MEDLIFE Intern Amara Channell writes about a new facet of our educational programs — health and nutritional workshops for the poor in Latin America:
“What can I do to make my child eat more?”
If you have ever attended one our Mobile Clinics, chances are you have heard at least one mother ask why her child is not eating and what medicine the doctors can give her to fix it. Each time the doctors patiently explain that picky eaters are not sick — they just have a behavioral or taste issue.
Through our expanding educational programs, we have found that one of the biggest problems is that patients lack or misconstrue basic nutritional knowledge. Very few Peruvian schools offer health education, and even if they did, many of our patients have not completed school. The mothers we work with sincerely believe that the more they can make their children eat, the healthier they will be. Their goal is to have chubby children because to them it is a sign of health. Unfortunately, this means that these children are eating fattening diets, not balanced ones, with large amounts of white rice and potatoes, but not much else. Along the way they are developing greater risk of diabetes.
Although very few of our patients show signs of traditional malnutrition, Kwashiorkor or Marasmus, many of them do suffer from micronutrient deficiencies (or “hidden hunger”) which are harder to spot. Worldwide, over one billion children suffer from micronutrient deficiencies. Even though these children may seem perfectly healthy, they have depressed immune function, smaller attention spans, decreased muscle development, height stunting, and poor teeth. They are less likely to complete school because of increased illnesses and decreased brain development. As adults they continue to have issues because the lack of nutrients causes them to be more susceptible to obesity, illness, and muscle weakness. A recent Economist article states that these adults will end up with lower paying jobs, die sooner, and have poorer partners.
In the past few weeks, MEDLIFE has started trying to counter these problems with nutritional “talleres,” or seminars, for local Peruvian women. The seminars last about an hour and give women the absolute basics about nutrition as well as a chance to ask individual questions.
The presentations start by suggesting affordable changes that the women can make, such as eating eggs instead of bread for breakfast, and emphasizing how important variety is. There is an incredible abundance of affordable fruits and vegetables here, but it is not a cultural norm to include them in most meals. By adapting the new MyPlate program (developed by USDA), we can show them a healthy and balanced way to think about preparing their plates.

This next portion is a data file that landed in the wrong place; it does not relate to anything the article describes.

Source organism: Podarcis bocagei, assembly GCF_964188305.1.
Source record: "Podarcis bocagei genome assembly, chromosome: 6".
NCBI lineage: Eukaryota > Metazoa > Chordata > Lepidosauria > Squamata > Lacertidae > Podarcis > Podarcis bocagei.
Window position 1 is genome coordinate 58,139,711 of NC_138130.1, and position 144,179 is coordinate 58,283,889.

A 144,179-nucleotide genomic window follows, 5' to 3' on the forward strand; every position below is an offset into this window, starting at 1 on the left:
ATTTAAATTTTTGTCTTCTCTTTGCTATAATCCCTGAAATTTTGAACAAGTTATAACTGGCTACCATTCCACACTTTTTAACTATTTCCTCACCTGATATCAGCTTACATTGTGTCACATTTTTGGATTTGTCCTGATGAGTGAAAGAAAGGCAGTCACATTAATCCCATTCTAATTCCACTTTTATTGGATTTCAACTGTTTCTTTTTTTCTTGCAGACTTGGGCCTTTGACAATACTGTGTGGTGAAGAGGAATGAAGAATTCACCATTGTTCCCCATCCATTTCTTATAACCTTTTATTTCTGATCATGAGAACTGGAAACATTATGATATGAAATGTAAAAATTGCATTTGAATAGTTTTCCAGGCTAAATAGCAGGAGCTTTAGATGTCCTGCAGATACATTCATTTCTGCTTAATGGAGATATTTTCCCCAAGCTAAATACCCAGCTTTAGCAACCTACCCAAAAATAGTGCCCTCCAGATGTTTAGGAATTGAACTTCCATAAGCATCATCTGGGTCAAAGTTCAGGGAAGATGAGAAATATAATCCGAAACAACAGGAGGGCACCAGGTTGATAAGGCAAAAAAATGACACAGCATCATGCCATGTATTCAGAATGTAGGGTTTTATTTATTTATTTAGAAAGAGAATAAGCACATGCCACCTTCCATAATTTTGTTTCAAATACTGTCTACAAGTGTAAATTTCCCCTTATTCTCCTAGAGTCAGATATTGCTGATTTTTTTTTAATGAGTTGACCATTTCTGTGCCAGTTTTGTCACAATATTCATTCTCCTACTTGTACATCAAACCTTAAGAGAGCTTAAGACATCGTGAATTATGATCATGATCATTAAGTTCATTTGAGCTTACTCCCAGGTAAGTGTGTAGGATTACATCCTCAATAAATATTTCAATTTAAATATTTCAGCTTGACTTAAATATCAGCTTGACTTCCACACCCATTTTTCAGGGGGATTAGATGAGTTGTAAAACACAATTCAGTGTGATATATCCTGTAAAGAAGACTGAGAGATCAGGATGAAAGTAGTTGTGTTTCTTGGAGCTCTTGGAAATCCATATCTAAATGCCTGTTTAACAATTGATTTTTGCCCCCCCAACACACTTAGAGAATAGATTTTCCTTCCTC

To further explain the importance of healthy eating, we show a variety of foods and explain how mothers can help prevent the problems they are facing. For example, we explain how a sweet potato can help with eyesight through its vitamin A, bell peppers can help prevent illness through their high anti-oxidant content, spinach can help with bone health through its calcium content, lentils can help muscle development with protein, and quinoa can help regulate insulin through its high fiber content. We show how they can increase the iron content of their food by pairing these foods together, such as pairing broccoli with something with high vitamin C content to help absorption.
The presentations also emphasize the importance of exclusive breastfeeding. The majority of women do breastfeed but they do not understand not to give anything else for the first 6 months — instead, many young infants are regularly fed juices. We help them to understand how to slowly introduce the first few foods at 6 months to prevent and discover food allergies.
The last section addresses ways that mothers can get their children to eat without bribing or punishing them. We tell them to introduce one new food at a time, allow the children to see their parents eating the food, to allow them to be hungry if they refuse the food, and to turn off the TV or any other distractions. The hope is they will begin to understand that it is normal for children’s appetites to change and that most children will refuse certain foods at some point in their lives. If they are still eating sweets or other things that they like, then the children are not sick. We also encourage them to serve smaller plates with the options of seconds and to offer 5 small meals a day instead of 3 huge ones.
Although many of the nutritional issues are culturally ingrained, the women seem to respond very positively, and we hope they can start to make small changes in their diets. We plan to return to each community with further presentations and to repeat the chicken blood workshop that we did this fall. The hope is that we can slowly change unhelpful customs so that the health of the next few generations will begin to improve.